CODING & DOCUMENTATION
Answers to Your Questions
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Fam Pract Manag. 2001 Mar;8(3):23.
- Initial observation care + initial hospital care
- Calculating prolonged services
- Preventive medicine codes
- Sebaceous cyst excision
Initial observation care + initial hospital care
If I admit a patient for “23-hour observation” and then it is necessary to convert that to a regular admission at the 24-hour mark, what code should I use?
CPT says, “When the patient is admitted to the hospital as an inpatient in the course of an encounter in another site of service (e.g., hospital emergency department, observation status in a hospital …), all evaluation and management (E/M) services provided by that physician in conjunction with that admission are considered part of the initial hospital care when performed on the same date as the admission.” This means that at the point you admit the patient to the hospital, all of your services provided in conjunction with that admission on that date are coded using one of the initial hospital care codes, 99221–99223. Assuming the initial observation care you provided spanned two dates (i.e., you admitted the patient to the hospital the day after you admitted him or her to observation), you would code your services on the first day using one of the initial observation care codes, 99218–99220, and then use one of the initial hospital care codes to code the admission on the second day.
Calculating prolonged services
I recently spent 70 minutes providing a level-III established patient office visit. Which prolonged services code should I use?
99354. This is determined by subtracting the time that CPT indicates is typically associated with the level of office visit you provided from the time you actually spent in face-to-face contact with the patient. The CPT manual says a 99213 typically involves 15 minutes of face-to-face time. Subtracting 15 from 70 leaves 55 minutes. Prolonged services code 99354 accounts for the first hour of direct patient contact “beyond the usual service,” according to CPT. It may be used to report prolonged service of 30 minutes to one hour and should be submitted with the office visit code. If the prolonged service exceeded one hour, you could also submit 99355.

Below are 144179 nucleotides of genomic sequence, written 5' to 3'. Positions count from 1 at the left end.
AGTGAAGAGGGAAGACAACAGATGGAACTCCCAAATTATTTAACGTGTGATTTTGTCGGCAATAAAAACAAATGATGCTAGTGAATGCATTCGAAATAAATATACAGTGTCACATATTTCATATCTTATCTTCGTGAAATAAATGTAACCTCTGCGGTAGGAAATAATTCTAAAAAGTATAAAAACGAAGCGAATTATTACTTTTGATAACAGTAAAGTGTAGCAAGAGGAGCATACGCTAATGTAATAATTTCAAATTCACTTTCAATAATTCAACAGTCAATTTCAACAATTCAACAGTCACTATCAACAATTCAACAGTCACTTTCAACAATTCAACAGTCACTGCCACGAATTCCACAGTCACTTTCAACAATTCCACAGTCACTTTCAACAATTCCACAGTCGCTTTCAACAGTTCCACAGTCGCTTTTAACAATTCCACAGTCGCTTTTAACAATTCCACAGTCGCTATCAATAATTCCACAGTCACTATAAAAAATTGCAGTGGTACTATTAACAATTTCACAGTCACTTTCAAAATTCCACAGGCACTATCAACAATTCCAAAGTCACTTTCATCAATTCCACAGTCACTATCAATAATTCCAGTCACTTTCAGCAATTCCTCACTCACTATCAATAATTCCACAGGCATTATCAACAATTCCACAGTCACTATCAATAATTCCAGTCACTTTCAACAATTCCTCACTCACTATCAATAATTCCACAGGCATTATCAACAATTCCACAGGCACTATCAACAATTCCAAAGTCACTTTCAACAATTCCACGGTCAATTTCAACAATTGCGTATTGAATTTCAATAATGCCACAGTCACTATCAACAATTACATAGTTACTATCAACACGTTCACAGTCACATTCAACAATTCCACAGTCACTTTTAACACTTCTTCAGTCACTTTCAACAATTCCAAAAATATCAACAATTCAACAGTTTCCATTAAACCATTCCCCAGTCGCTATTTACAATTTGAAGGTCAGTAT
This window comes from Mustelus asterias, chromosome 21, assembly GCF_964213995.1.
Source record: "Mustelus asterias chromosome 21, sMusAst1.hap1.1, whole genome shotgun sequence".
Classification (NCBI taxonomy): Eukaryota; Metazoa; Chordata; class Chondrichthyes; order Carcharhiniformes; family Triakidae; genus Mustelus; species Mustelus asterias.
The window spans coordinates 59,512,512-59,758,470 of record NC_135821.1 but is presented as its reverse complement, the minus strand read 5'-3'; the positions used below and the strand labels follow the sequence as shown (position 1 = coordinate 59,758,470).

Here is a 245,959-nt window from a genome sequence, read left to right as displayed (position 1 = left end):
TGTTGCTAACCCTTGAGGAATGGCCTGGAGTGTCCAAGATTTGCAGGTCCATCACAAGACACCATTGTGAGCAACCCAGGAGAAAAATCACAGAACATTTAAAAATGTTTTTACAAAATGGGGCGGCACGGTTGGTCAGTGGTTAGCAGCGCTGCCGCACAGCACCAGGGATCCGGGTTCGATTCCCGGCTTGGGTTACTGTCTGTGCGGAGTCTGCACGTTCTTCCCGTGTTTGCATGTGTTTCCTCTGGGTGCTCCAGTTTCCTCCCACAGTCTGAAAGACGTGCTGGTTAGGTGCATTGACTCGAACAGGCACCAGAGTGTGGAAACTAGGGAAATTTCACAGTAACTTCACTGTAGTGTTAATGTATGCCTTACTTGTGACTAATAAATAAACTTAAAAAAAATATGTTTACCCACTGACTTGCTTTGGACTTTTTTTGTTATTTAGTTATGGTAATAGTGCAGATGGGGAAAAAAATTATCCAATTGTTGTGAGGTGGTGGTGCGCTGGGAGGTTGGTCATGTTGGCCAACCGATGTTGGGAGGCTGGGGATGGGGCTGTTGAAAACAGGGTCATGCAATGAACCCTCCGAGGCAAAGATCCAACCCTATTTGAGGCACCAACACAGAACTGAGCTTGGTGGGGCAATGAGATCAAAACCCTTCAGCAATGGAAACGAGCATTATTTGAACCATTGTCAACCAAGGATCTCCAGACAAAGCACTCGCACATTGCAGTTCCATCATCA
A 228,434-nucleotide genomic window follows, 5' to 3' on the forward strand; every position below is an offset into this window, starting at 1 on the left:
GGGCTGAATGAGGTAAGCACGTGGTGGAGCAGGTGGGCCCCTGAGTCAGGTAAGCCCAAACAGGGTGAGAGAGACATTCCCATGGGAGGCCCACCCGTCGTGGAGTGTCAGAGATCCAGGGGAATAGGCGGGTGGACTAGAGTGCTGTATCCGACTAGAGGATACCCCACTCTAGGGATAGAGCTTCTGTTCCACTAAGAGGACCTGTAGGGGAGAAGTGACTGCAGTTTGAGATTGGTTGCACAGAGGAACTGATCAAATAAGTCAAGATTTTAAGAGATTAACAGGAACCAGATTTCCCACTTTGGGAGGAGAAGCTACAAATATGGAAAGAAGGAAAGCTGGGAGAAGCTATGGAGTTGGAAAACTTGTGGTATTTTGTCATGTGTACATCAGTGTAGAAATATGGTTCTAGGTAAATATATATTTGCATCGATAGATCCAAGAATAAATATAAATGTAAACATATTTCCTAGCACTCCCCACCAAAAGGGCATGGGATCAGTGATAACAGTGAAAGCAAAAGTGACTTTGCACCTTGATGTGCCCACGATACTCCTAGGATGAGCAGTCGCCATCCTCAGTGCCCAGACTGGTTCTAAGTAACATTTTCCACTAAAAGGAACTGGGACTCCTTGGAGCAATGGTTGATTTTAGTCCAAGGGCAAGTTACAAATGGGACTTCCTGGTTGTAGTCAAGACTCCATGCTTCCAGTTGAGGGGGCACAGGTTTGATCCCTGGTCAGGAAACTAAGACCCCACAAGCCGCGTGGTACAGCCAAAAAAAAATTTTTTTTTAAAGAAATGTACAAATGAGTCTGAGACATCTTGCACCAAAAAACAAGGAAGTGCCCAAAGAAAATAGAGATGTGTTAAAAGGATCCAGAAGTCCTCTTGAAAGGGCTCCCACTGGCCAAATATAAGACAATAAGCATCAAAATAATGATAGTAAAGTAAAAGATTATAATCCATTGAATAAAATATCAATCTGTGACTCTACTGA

Preventive medicine codes
What is required for documenting a preventive medicine evaluation? Is a review of systems required?
According to CPT, the “extent and focus of the services will largely depend on the age of the patient.” As such, the expected documentation will vary considerably between, for example, a preventive medicine evaluation of an infant and a 65-year-old.
The preventive medicine codes (i.e., 99381–99397) include a comprehensive history, a comprehensive examination, counseling/anticipatory guidance/risk factor reduction interventions, and the ordering of appropriate laboratory/diagnostic procedures, according to CPT. Here’s what that means, according to the August 1997 issue of CPT Assistant, a newsletter published by the AMA, which owns and maintains CPT: Because the comprehensive history obtained as part of the preventive medicine E/M service is not problem-oriented, it does not involve either a chief complaint or history of present illness. It does, however, include a comprehensive review of systems and a comprehensive or interval past, family and social history, as well as a comprehensive assessment/history of pertinent risk factors. I learned from the same source that the comprehensive examination of the preventive medicine codes 99381–99397 is not synonymous with the comprehensive examination required in E/M codes 99201–99350. Thus, it seems the comprehensive examination performed as part of the preventive medicine E/M service should be a multisystem exam, the extent of which is based on the age of the patient and identified risk factors.
Sebaceous cyst excision
What CPT code should we use for excision of a sebaceous cyst?
A code for excision of a benign lesion (e.g., 11400), specific to location and size of the cyst, would probably be most appropriate.
Kent Moore is the AAFP’s manager for health care financing and delivery systems and is a contributing editor to Family Practice Management.
Editor’s note: While this department represents our best efforts to provide accurate information and useful advice, we cannot guarantee that third-party payers will accept the coding and documentation recommended. For more detailed information, refer to the current CPT manual and the “Documentation Guidelines for Evaluation and Management Services.”
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Copyright © 2001 by the American Academy of Family Physicians.
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